the sun is sparkling, the rain rumbling, and we badly need some poetry...

Thursday 21 July 2011

Devlin De La Chapa - One Poem


The Angel has my wings
falling from the sky,
I die.

But as quick as day
turns into night,
I live.

Heaven is beautiful
but Hell,
conquers me.

I am limitless
like clouds,
sheltering birds.

Sunday 17 July 2011

Chris Butler - Two Poems


As a boy,
I stood outside during
counting the

the flash bulb clouds
luminously enlightening
my starry eyes
and the thunderous
punches knocking
me unconscious.

I’m still awaiting the rain.

In the Sky

I wrote a poem
way up high,

with letters of
smoke exhalations

and words formed
from carbon dioxide.

The clouds then
signed my plain name

way up high
in the sky.

Tuesday 12 July 2011

Sonnet Mondal - Three Poems

The Gap Before We Sleep

The gap between our lying down on bed
and waiting for sleep sways like a hanging
bridge made of ropes where memories
lie beneath as river below.
They are too deep and hungry to grasp us
and too critical in their beauty
urging us every second to look down and jump.
Each night and each day before the afternoon nap
I have been crossing this bridge.
The day I will fall will be
the last day with my present.

The Windmill

The windmill rotates and blows in whisper
in summer nights when, even breezes are hated
in days; night posses responsibilities to
return life to road creatures and pour
vigour through window panes opened with
expectations to breathe free.

The windmill, night and sometimes rain
walks together and at times sits idle.
Both instances revolve us with thoughts
to pass the coming day with or
without manmade bits and pieces.

Each night I pray, so that it rotates
and signals the chilly coils to capture us.

The Centreline

Crossing the centre line one comes across
the eve where the frozen mountains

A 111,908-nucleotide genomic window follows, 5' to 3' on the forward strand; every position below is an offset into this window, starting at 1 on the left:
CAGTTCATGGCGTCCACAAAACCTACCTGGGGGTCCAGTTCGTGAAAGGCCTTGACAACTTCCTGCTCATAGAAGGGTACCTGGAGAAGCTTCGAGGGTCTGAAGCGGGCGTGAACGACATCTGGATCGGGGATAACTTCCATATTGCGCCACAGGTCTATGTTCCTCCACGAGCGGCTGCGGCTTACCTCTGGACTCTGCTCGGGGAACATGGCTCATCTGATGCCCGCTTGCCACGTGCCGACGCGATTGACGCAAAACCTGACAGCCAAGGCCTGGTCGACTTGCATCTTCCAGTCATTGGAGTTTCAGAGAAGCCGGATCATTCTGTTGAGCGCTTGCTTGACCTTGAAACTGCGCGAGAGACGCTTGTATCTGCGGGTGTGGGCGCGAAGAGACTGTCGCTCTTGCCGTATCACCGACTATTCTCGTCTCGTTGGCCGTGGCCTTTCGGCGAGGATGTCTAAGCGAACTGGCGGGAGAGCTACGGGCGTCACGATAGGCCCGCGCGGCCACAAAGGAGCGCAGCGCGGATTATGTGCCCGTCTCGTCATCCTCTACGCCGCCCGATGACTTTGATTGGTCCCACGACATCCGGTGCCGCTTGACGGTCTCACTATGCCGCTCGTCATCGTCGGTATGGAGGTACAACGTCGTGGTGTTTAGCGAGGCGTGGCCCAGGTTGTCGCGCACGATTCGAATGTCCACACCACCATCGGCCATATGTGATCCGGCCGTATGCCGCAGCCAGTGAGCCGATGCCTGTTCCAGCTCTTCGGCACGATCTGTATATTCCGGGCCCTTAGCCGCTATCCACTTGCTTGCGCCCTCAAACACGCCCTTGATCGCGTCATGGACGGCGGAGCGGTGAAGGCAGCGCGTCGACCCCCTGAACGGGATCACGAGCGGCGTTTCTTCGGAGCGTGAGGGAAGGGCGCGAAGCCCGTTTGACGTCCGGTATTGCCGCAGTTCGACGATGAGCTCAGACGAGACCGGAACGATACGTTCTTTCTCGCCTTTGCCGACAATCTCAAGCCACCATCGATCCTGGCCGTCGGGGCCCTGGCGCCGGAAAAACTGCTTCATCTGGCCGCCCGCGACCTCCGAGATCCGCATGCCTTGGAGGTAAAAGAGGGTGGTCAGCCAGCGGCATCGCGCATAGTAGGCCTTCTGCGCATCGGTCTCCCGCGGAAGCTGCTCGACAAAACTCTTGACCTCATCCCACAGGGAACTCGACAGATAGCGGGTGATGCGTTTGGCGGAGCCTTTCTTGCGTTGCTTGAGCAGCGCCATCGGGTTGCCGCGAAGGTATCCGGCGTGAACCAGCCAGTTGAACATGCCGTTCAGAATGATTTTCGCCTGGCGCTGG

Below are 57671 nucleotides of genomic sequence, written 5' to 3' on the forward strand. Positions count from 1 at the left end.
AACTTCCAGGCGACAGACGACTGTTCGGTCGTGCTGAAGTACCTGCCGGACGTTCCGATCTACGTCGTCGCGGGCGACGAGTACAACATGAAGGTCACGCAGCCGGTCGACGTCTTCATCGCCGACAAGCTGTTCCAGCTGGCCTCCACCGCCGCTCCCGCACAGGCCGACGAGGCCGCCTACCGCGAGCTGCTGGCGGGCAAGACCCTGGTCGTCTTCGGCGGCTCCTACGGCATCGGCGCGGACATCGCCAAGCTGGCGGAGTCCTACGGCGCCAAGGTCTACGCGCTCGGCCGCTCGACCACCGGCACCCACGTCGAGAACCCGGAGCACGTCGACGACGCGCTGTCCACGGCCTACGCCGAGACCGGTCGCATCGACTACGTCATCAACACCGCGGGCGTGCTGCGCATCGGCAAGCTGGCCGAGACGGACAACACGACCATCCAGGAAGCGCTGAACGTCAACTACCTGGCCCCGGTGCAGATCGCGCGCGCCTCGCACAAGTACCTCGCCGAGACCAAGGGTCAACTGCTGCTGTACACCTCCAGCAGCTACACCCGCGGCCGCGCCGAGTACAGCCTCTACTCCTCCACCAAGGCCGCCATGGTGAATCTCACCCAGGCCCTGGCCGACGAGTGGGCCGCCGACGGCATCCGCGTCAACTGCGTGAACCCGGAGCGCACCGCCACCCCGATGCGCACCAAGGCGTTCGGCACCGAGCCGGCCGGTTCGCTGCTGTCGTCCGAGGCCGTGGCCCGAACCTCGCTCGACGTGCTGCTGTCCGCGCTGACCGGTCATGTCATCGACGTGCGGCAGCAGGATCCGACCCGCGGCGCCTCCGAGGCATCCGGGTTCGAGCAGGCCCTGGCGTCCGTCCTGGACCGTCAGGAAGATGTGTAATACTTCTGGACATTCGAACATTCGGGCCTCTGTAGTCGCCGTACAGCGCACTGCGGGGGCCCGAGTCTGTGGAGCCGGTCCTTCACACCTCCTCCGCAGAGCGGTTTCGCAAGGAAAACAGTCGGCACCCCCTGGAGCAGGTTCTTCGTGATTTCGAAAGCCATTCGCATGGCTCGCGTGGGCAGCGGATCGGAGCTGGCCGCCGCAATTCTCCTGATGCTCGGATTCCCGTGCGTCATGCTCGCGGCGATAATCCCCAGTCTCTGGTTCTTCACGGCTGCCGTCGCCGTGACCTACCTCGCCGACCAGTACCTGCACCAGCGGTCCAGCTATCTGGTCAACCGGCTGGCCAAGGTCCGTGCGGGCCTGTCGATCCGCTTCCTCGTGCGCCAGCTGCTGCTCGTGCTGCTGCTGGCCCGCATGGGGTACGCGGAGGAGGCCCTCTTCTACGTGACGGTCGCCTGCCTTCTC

white in ice turn black and the creation around
seem to jump into a clannish dance around the bonfire,
lit up the celestial full moon.
The moon seem to stop us from lying down,
advise us in night’s seminar to sleep during day
and believe in the purity of dark and
working in scenic support of dim light.
The mighty tradition is like revising the laws
of the jungle; the reconstruction of civilizations
but, still a lingering light provokes us
to wonder about the established and think
of breaking some establishment to shift timings.

C.B. Anderson - Two Poems

Being Human

Why bad things happen while some others don't,
        Which we are certain should
        Because we think they're good,
Is not, I venture, any of our business.
What happens happens unexplained.  I won't
        Pretend I never cry
        Or sit for days and try
To understand, dissatisfied with Is-ness.

When It's for Real

Together we approached a silver lake
beneath a cobalt sky, and both were teeming
with placid waterfowl disposed to slake
our need for flesh -- but I was only dreaming.

I thought it would be nice if every soul
who'd passed away could swim a golden ocean
until its sacred waters made them whole
again, but that was just an idle notion.

How wonderful, if those for whom we lust
came crawling on their knees and begged to be
with us; or better yet, we earned their trust
with small talk.  Either way, it's fantasy.

Embarking on a more productive tack,
I courted her with firm deliberation,
adducing reasons she should take me back
and that took all of my imagination.

Samuel Franklin - Two Poems

Rainfall ‘98

Falling in an Atlantean deluge